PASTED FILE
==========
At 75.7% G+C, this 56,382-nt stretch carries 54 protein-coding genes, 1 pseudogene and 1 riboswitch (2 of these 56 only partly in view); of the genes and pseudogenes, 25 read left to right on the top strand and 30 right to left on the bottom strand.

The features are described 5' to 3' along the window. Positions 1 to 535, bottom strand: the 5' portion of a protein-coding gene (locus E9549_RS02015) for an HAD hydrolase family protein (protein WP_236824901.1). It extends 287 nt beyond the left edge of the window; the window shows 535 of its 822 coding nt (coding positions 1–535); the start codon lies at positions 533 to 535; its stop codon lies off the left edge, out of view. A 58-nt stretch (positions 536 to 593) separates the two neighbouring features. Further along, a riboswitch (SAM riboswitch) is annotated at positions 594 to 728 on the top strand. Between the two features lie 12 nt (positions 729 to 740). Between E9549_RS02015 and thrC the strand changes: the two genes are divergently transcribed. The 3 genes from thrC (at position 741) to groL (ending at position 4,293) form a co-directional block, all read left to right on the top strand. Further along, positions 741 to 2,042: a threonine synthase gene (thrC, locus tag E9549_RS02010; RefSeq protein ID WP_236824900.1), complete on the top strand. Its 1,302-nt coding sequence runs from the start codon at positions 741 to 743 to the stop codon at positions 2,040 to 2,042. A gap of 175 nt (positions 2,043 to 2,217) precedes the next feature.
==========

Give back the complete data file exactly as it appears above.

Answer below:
At 75.7% G+C, this 56,382-nt stretch carries 54 protein-coding genes, 1 pseudogene and 1 riboswitch (2 of these 56 only partly in view); of the genes and pseudogenes, 25 read left to right on the top strand and 30 right to left on the bottom strand.

The features are described 5' to 3' along the window. Positions 1 to 535, bottom strand: the 5' portion of a protein-coding gene (locus E9549_RS02015) for an HAD hydrolase family protein (protein WP_236824901.1). It extends 287 nt beyond the left edge of the window; the window shows 535 of its 822 coding nt (coding positions 1–535); the start codon lies at positions 533 to 535; its stop codon lies off the left edge, out of view. A 58-nt stretch (positions 536 to 593) separates the two neighbouring features. Further along, a riboswitch (SAM riboswitch) is annotated at positions 594 to 728 on the top strand. Between the two features lie 12 nt (positions 729 to 740). Between E9549_RS02015 and thrC the strand changes: the two genes are divergently transcribed. The 3 genes from thrC (at position 741) to groL (ending at position 4,293) form a co-directional block, all read left to right on the top strand. Further along, positions 741 to 2,042: a threonine synthase gene (thrC, locus tag E9549_RS02010; RefSeq protein ID WP_236824900.1), complete on the top strand. Its 1,302-nt coding sequence runs from the start codon at positions 741 to 743 to the stop codon at positions 2,040 to 2,042. A gap of 175 nt (positions 2,043 to 2,217) precedes the next feature.